Such takeovers can also lead to asset stripping of cash rich Indian companies: SEBI

Our Bureau

New Delhi, Nov. 22

The Securities and Exchange Board of India (SEBI) has expressed concern over the issue of allowing foreign direct investment (FDI) through acquisition of shares in listed companies on the automatic route.

In a communiqué to the Finance Ministry, SEBI has made certain observations on cases wherein some Mauritius-based companies have sought to acquire substantial stake and control over the listed company and made open offers in terms of takeover regulations.

It has been highlighted that these acquirers Mauritius-based companies are newly formed companies with very low capital base and holding GBL licence and on the face of it are just front entities.

Funds for takeover

The funds for the purpose of such takeovers flow in from some foreign-based private equity funds and the control over the Indian target company is being acquired through the secondary market route.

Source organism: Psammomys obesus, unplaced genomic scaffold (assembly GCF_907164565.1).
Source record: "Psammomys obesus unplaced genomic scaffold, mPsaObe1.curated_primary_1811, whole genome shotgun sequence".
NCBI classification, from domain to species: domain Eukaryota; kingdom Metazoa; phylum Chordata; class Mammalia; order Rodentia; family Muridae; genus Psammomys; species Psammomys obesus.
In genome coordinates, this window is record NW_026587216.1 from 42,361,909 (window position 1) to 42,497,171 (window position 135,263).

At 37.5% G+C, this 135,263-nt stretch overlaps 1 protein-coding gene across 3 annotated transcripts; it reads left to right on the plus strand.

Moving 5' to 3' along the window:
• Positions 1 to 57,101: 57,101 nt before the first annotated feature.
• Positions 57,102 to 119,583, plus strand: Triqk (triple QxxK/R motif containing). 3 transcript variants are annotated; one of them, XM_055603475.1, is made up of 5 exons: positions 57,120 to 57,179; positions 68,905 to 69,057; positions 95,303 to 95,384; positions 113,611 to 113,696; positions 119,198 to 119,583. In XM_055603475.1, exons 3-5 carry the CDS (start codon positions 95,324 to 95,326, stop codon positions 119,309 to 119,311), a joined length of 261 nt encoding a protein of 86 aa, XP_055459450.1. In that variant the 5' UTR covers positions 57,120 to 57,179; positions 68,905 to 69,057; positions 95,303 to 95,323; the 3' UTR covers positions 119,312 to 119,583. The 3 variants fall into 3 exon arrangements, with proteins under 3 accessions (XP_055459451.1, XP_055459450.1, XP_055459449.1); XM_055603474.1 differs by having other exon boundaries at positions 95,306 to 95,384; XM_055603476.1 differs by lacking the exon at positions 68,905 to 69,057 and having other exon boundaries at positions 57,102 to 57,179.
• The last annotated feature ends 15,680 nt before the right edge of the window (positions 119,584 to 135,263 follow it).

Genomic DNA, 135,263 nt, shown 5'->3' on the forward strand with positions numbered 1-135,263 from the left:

SEBI has said there is no initial/real infusion of funds by the acquirers in the target company. Moreover, pursuant to such takeovers, the identity of the person in control/management of Indian company is not ascertainable.

"Such takeovers can also lead to asset stripping of cash rich Indian companies and thereby affecting shareholders wealth at large", says the SEBI letter.

The capital market regulator has said that its concern is limited to compliance with takeover regulations. "There is no screening of the entities proposing to takeover the company. The current management too may not be concerned as they are selling their stake and exiting the company", the letter added.

SEBI has now sought guidance as to whether the takeover of Indian companies in such a manner meets with the intent of the Government while rationalising the FDI policy as per press note 4 in 2006. The FDI route was made automatic through this press note.

(This article was published in the Business Line print edition dated November 23, 2006)
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